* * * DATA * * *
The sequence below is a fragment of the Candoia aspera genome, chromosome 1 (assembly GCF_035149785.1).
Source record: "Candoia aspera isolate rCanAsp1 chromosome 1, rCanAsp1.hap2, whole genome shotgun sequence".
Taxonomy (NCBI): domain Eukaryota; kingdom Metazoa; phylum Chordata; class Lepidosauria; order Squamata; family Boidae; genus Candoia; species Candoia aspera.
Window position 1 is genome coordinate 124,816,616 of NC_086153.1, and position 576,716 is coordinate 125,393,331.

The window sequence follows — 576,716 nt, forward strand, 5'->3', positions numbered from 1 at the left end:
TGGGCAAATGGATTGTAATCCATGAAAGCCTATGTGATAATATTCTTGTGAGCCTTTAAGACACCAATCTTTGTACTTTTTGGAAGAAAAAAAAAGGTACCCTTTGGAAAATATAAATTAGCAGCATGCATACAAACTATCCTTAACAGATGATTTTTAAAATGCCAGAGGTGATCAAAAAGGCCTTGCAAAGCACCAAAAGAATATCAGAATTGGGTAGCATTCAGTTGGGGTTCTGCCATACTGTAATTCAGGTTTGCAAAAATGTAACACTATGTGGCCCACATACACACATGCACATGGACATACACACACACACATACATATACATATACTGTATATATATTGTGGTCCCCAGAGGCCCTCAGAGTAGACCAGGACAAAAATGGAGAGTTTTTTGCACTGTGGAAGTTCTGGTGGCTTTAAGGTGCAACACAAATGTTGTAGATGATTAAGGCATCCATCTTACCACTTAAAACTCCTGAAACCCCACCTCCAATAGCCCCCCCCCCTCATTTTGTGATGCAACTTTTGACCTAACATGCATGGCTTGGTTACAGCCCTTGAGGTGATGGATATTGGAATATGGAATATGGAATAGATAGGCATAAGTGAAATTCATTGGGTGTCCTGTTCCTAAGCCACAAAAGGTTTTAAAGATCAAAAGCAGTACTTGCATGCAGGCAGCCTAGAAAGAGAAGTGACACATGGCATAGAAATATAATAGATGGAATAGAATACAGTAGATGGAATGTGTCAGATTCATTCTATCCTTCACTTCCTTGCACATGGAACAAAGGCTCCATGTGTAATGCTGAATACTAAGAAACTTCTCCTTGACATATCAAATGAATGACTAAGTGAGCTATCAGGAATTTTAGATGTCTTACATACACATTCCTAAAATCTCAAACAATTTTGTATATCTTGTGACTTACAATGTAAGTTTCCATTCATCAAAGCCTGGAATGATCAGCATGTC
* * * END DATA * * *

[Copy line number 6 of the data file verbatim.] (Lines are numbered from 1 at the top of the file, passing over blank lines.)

TGGGCAAATGGATTGTAATCCATGAAAGCCTATGTGATAATATTCTTGTGAGCCTTTAAGACACCAATCTTTGTACTTTTTGGAAGAAAAAAAAAGGTACCCTTTGGAAAATATAAATTAGCAGCATGCATACAAACTATCCTTAACAGATGATTTTTAAAATGCCAGAGGTGATCAAAAAGGCCTTGCAAAGCACCAAAAGAATATCAGAATTGGGTAGCATTCAGTTGGGGTTCTGCCATACTGTAATTCAGGTTTGCAAAAATGTAACACTATGTGGCCCACATACACACATGCACATGGACATACACACACACACATACATATACATATACTGTATATATATTGTGGTCCCCAGAGGCCCTCAGAGTAGACCAGGACAAAAATGGAGAGTTTTTTGCACTGTGGAAGTTCTGGTGGCTTTAAGGTGCAACACAAATGTTGTAGATGATTAAGGCATCCATCTTACCACTTAAAACTCCTGAAACCCCACCTCCAATAGCCCCCCCCCCTCATTTTGTGATGCAACTTTTGACCTAACATGCATGGCTTGGTTACAGCCCTTGAGGTGATGGATATTGGAATATGGAATATGGAATAGATAGGCATAAGTGAAATTCATTGGGTGTCCTGTTCCTAAGCCACAAAAGGTTTTAAAGATCAAAAGCAGTACTTGCATGCAGGCAGCCTAGAAAGAGAAGTGACACATGGCATAGAAATATAATAGATGGAATAGAATACAGTAGATGGAATGTGTCAGATTCATTCTATCCTTCACTTCCTTGCACATGGAACAAAGGCTCCATGTGTAATGCTGAATACTAAGAAACTTCTCCTTGACATATCAAATGAATGACTAAGTGAGCTATCAGGAATTTTAGATGTCTTACATACACATTCCTAAAATCTCAAACAATTTTGTATATCTTGTGACTTACAATGTAAGTTTCCATTCATCAAAGCCTGGAATGATCAGCATGTC